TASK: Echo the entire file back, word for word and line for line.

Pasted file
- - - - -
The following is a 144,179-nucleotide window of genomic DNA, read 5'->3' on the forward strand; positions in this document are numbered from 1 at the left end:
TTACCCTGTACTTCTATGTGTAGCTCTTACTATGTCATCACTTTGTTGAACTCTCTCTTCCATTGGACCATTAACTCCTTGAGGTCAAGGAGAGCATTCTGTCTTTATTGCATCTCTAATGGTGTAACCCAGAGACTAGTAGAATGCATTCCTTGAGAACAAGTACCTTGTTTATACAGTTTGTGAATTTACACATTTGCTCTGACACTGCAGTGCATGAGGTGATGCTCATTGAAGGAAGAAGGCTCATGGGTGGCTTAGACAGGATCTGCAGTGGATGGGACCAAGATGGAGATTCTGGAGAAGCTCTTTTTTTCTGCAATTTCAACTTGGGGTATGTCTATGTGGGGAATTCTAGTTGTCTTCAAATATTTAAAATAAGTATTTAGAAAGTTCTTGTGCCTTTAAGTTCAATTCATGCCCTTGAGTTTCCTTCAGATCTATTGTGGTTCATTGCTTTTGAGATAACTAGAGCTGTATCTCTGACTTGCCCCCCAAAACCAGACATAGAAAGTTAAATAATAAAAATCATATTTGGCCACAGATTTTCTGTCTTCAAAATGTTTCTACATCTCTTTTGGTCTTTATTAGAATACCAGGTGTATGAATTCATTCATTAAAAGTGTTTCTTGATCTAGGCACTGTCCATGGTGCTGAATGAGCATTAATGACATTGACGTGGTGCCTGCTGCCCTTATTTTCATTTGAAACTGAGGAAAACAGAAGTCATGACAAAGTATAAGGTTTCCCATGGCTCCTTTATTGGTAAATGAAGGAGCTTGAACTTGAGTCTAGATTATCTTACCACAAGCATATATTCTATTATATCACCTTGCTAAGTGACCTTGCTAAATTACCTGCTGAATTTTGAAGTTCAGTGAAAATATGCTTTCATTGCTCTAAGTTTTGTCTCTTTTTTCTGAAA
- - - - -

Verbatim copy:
The following is a 144,179-nucleotide window of genomic DNA, read 5'->3' on the forward strand; positions in this document are numbered from 1 at the left end:
TTACCCTGTACTTCTATGTGTAGCTCTTACTATGTCATCACTTTGTTGAACTCTCTCTTCCATTGGACCATTAACTCCTTGAGGTCAAGGAGAGCATTCTGTCTTTATTGCATCTCTAATGGTGTAACCCAGAGACTAGTAGAATGCATTCCTTGAGAACAAGTACCTTGTTTATACAGTTTGTGAATTTACACATTTGCTCTGACACTGCAGTGCATGAGGTGATGCTCATTGAAGGAAGAAGGCTCATGGGTGGCTTAGACAGGATCTGCAGTGGATGGGACCAAGATGGAGATTCTGGAGAAGCTCTTTTTTTCTGCAATTTCAACTTGGGGTATGTCTATGTGGGGAATTCTAGTTGTCTTCAAATATTTAAAATAAGTATTTAGAAAGTTCTTGTGCCTTTAAGTTCAATTCATGCCCTTGAGTTTCCTTCAGATCTATTGTGGTTCATTGCTTTTGAGATAACTAGAGCTGTATCTCTGACTTGCCCCCCAAAACCAGACATAGAAAGTTAAATAATAAAAATCATATTTGGCCACAGATTTTCTGTCTTCAAAATGTTTCTACATCTCTTTTGGTCTTTATTAGAATACCAGGTGTATGAATTCATTCATTAAAAGTGTTTCTTGATCTAGGCACTGTCCATGGTGCTGAATGAGCATTAATGACATTGACGTGGTGCCTGCTGCCCTTATTTTCATTTGAAACTGAGGAAAACAGAAGTCATGACAAAGTATAAGGTTTCCCATGGCTCCTTTATTGGTAAATGAAGGAGCTTGAACTTGAGTCTAGATTATCTTACCACAAGCATATATTCTATTATATCACCTTGCTAAGTGACCTTGCTAAATTACCTGCTGAATTTTGAAGTTCAGTGAAAATATGCTTTCATTGCTCTAAGTTTTGTCTCTTTTTTCTGAAA